Date of Award

Summer 7-31-2018

Degree Type

Thesis

Degree Name

Master of Arts (MA)

Department

Moving Image Studies

First Advisor

Greg Smith

Second Advisor

Jennifer Barker

Third Advisor

Angelo Restivo

Abstract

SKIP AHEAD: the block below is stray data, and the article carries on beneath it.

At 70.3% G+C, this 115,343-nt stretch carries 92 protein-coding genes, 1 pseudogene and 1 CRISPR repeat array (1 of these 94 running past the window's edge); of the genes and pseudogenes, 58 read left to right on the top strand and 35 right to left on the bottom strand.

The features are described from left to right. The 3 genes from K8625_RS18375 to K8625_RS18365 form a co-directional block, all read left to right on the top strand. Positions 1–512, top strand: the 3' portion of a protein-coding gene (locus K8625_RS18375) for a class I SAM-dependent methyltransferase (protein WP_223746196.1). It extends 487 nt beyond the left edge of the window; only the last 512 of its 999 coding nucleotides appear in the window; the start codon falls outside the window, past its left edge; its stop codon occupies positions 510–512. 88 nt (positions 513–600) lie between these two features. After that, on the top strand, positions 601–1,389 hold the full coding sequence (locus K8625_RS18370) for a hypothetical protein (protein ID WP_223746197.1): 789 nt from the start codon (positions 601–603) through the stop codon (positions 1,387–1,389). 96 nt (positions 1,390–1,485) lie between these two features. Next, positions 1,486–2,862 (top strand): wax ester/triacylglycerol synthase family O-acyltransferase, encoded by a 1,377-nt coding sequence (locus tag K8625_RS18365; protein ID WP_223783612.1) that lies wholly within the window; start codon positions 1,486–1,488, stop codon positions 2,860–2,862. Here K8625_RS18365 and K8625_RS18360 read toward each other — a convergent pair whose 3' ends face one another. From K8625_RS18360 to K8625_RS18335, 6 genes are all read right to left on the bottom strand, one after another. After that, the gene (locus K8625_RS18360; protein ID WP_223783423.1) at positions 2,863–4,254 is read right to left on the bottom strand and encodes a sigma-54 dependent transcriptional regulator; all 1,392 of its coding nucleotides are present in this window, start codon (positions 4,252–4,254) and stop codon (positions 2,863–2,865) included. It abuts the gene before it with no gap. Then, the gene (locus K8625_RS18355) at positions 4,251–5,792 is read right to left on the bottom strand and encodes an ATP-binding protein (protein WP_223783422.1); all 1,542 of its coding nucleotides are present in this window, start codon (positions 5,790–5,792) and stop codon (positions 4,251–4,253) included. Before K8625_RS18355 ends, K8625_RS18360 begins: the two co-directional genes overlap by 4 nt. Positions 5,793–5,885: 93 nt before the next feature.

This thesis grounds an unstable ontology in animation’s industrial history and its plasmatic aesthetics, in-so-doing I find animation to be a site of rendering visible a particular confrontation with an inability to properly rationalize, ossify, or otherwise delimit traditionally held boundaries of motility. Because of this inability, animation is privileged as a form to rethink our interactions with media technology, leading to utopian thought and bizarre, pathological behavior. I follow the ontological trend through animation studies, using Pixar’s WALL-E as a guide. I explore animation as an afterimage of social pathology, which stands in contrast to the more ludic thought of a figure such as Sergei Eisenstein, using Black Mirror’s “The Waldo Moment.” I look to two Cartoon Network shows as examples of potential alternatives to both the utopian and pathological of the preceding chapters.

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